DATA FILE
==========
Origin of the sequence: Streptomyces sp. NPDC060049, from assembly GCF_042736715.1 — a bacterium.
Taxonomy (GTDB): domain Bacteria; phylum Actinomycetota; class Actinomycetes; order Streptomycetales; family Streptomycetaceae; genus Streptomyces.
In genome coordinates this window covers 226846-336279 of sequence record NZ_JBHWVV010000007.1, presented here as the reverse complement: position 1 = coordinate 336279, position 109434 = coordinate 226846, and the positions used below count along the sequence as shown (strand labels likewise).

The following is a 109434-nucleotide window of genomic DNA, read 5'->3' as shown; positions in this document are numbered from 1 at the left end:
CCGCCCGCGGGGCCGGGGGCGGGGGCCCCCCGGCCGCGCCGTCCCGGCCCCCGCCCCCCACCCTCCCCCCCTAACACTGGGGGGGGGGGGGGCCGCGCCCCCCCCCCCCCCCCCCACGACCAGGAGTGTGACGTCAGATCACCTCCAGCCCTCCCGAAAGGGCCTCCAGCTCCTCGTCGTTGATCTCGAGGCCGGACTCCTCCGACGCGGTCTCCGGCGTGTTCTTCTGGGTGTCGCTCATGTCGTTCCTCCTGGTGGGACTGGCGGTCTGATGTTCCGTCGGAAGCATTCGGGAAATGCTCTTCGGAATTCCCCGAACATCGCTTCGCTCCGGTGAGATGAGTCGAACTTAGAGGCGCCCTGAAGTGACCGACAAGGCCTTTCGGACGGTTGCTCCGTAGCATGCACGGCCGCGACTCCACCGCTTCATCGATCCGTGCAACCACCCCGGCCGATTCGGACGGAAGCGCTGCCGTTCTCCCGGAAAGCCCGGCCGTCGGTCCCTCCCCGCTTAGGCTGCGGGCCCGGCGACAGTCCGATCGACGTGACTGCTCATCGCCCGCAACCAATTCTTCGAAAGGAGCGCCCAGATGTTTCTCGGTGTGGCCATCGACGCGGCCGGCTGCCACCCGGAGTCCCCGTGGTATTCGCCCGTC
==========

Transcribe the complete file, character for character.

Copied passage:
Origin of the sequence: Streptomyces sp. NPDC060049, from assembly GCF_042736715.1 — a bacterium.
Taxonomy (GTDB): domain Bacteria; phylum Actinomycetota; class Actinomycetes; order Streptomycetales; family Streptomycetaceae; genus Streptomyces.
In genome coordinates this window covers 226846-336279 of sequence record NZ_JBHWVV010000007.1, presented here as the reverse complement: position 1 = coordinate 336279, position 109434 = coordinate 226846, and the positions used below count along the sequence as shown (strand labels likewise).

The following is a 109434-nucleotide window of genomic DNA, read 5'->3' as shown; positions in this document are numbered from 1 at the left end:
CCGCCCGCGGGGCCGGGGGCGGGGGCCCCCCGGCCGCGCCGTCCCGGCCCCCGCCCCCCACCCTCCCCCCCTAACACTGGGGGGGGGGGGGGCCGCGCCCCCCCCCCCCCCCCCCACGACCAGGAGTGTGACGTCAGATCACCTCCAGCCCTCCCGAAAGGGCCTCCAGCTCCTCGTCGTTGATCTCGAGGCCGGACTCCTCCGACGCGGTCTCCGGCGTGTTCTTCTGGGTGTCGCTCATGTCGTTCCTCCTGGTGGGACTGGCGGTCTGATGTTCCGTCGGAAGCATTCGGGAAATGCTCTTCGGAATTCCCCGAACATCGCTTCGCTCCGGTGAGATGAGTCGAACTTAGAGGCGCCCTGAAGTGACCGACAAGGCCTTTCGGACGGTTGCTCCGTAGCATGCACGGCCGCGACTCCACCGCTTCATCGATCCGTGCAACCACCCCGGCCGATTCGGACGGAAGCGCTGCCGTTCTCCCGGAAAGCCCGGCCGTCGGTCCCTCCCCGCTTAGGCTGCGGGCCCGGCGACAGTCCGATCGACGTGACTGCTCATCGCCCGCAACCAATTCTTCGAAAGGAGCGCCCAGATGTTTCTCGGTGTGGCCATCGACGCGGCCGGCTGCCACCCGGAGTCCCCGTGGTATTCGCCCGTC